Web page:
At this point (and only here), there might have been a tendency for somnolence to set in, so the bright ffpizzicato that begins Andrew Ford’s brief and paradoxically-entitled Sleep forms a sharp and necessary wake-up call after the long-drawn gentle close of the Kerem. This is the first of the three composer-reworkings on the CD, its origin a 2012 setting for three soprano voices of a poem by David McCooey. Despite repetitions of the pizzicato nudge, Sleep duly subsides to rest at its conclusion, ushering in the work that started the whole enterprise, Steve Elcock’s Song for Yodit. If there is one potentially popular hit here, this is it, falling alike within the comfort zone of Classic fM listeners and of (one suspects) the Kodály Philharmonic strings. The two closely-related themes upon which it is built are as immediately memorable as anything from George Lloyd, the second of them in particular ear-worming in through multiple repetitions and key-changes, over Finzi-esque pizzicato triplets on the cellos (no subdivisions here). Though the composer’s own website has several computer realisations of extracts or all of some of his works, one wonders and hopes very much that the indefatigable Toccata Classics will get around to an all-Elcock disc in due course.
The third and last short interlude on Music for My Love is also the second composer-arrangement, and the origin of Brett Dean’s Angel’s Wings was indeed an interlude, one of three piano pieces conceived to be played between the four movements of Brahms’ Op. 119. Its 2:23 of atmospherics reminded me a little of Ives’ Unanswered Question, with a background of long-held chords in the main body, never rising above pp apart from one sfz stab, punctuated by short spasms of “flighty, fragile” figuration from two solo violins and the front desks of both violin sections and the celli (taking the place of Ives’ four flutes). As an interlude between the two most tonal/tuneful of all the original works here, it is exactly right, given that next up is Paul Mann’s version for string orchestra of the string quartet movement Zarabanda Solitaria by his long-time friend and collaborator, Jon Lord. Its programme is as follows: “In an abandoned ballroom in a small town somewhere in the heart of Spain, a lone man, far advanced in years, but still proud of bearing, walks slowly onto the dusty dance floor. He stands for a while, gazing into his past. Then, with only a slight hesitation, he begins to dance. As he grows more sure, he dances in memory of long ago and far away, and of loves won and lost. The dance ends, and with a wistful smile and a stiff bow to the ghosts, he walks out into the night.”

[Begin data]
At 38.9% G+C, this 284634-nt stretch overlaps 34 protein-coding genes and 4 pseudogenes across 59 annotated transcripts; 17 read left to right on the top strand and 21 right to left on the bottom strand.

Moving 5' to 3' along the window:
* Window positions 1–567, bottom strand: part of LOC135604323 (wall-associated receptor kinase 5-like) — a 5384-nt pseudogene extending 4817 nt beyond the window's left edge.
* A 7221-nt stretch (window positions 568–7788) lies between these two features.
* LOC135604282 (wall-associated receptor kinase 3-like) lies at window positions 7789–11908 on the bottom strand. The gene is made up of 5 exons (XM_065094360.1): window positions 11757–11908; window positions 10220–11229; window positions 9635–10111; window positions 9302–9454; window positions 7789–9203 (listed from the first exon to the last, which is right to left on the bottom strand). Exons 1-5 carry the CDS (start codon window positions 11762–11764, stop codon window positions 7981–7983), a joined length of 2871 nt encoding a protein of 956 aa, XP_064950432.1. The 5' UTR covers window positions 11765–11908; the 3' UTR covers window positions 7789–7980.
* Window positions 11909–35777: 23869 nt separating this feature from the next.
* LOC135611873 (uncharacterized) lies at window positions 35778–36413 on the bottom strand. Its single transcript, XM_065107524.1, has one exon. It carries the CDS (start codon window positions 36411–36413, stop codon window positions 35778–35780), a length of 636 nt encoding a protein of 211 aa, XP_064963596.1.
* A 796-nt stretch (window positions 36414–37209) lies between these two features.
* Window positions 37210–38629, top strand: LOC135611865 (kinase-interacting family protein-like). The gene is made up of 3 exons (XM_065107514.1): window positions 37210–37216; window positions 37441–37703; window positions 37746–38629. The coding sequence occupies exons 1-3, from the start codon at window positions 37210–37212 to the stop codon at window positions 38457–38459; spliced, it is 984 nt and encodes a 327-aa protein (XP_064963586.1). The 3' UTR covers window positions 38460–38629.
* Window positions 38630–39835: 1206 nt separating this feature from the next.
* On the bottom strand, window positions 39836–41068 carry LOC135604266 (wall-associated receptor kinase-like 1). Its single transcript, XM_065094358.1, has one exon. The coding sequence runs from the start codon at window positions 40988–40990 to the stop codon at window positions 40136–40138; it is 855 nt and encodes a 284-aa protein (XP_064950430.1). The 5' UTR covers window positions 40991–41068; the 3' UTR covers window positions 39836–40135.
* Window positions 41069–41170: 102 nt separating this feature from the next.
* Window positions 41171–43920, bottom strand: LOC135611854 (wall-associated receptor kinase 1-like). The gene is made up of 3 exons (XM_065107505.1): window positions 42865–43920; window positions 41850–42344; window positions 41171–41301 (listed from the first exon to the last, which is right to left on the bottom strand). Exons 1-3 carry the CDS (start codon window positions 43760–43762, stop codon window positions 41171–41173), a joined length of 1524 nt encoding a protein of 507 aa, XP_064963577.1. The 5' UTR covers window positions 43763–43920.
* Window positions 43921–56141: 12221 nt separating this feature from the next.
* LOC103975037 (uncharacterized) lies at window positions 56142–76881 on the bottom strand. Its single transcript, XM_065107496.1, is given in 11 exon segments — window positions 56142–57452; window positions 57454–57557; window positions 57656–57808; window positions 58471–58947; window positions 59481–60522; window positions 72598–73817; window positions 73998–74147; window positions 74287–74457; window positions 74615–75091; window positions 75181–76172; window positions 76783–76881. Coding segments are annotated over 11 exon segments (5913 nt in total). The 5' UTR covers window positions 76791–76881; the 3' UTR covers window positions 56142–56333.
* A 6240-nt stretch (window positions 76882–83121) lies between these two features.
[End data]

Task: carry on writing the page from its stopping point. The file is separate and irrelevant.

In fact, the piece is not obviously Spanish-influenced as the programme might suggest, with nary a faux castanet to be heard, and Mann’s retention of the string quartet, contrasted with the main body for much of the work’s length, adds to the delicacy and complexity of the sound, with little feeling of dance but much of elegy as it proceeds to its delicate, fine-drawn conclusion.
The second half of the disc, in terms of duration, contains its two most substantial items. John Pickard describes his … forbidding mourning… (the third and last composer-reworking) as “a paraphrase on the second of [his] two Valedictions for cello and piano [TOCC0150]… an airy expansion of a single phrase from the older piece; a free polyphonic fantasia, cast in a simple ABA form.” Again, the multiple parts into which the Kodály Philharmonic strings are divided (in the work’s central section no less than 19), as well as the writing at extremes of pitch, test their ability to produce a homogeneous, unstrained sound, but under Paul Mann’s dedicated leadership they just about pull it off. As for the work itself, it’s the most consistently inventive and perhaps the most powerful of all of them, conjuring up in places the sense of an elemental Sibelian landscape, limitless, unpeopled and frighteningly indifferent. We have come a long way indeed from Brahmsian consolation.
By far the longest piece here is Söderlind’s Variations on a Norwegian Folktune. Emulating other major variation sets like Schmidt’s on a Hussar’s Song and on a Theme of Beethoven, the composer sets the scene with a quite substantial introduction before playing the whole folksong itself. Just the opening three notes of the theme are repeated, first on solo viola and then the top line of violins, against an increasingly agitated background (Söderlind also divides his forces throughout); he describes it as “a kind of encircling of the theme”. When the folksong finally does appear entire (somewhat Delian in its melancholy and sliding harmonies), it is easily graspable at one hearing, and in this work – like all the most satisfactory variation sets – the theme continues to be readily discernible however much it is manipulated. As the 15 variations unfold, so does an overarching musical drama that adds up to much more than the sum of its parts, climaxing in savage ffff sawing tremolandi by the whole orchestra across some dozen bars in the pivotal Variation XIII. It’s very easy to hear this as futile rage against the senseless loss of a young life, and the composer writes that the final two variations “represent the sorrow that follows a terrible disaster”. This seriously fine addition to string orchestra literature is alone worth the price of the disc.
Finally, Colin Matthews’ “free arrangement” of Maddalena Casulana’s madrigal Il vostro dipartir extends the disc’s compass back through the centuries. Matthews notes that the text (beginning “Your departure, lady, leaves my life insipid…) “seemed to be very fitting for Martin’s wonderful project”. Casulana was a new name to me: apparently she was the first European woman to have her music printed and published. Certainly this arrangement forms a fitting and timeless conclusion, ending the disc in a mood of sonorous resignation.
Along with the issues of thin tone and ensemble that so much divisi writing may engender, even more of a challenge is maintaining concentration and discipline when so much of the music is slow and often very quiet. That only rarely does any of this become overtly apparent is a tribute to the skill and dedication of Paul Mann, who clearly was able to coax these players into giving the very best they were capable of. One would love to hear this music played by a really top-flight full-sized string section, but nowhere in this CD did I have serious concerns that listeners’ enjoyment would be marred. It is the start of a very long journey, and I for one greatly anticipate further stages on the way.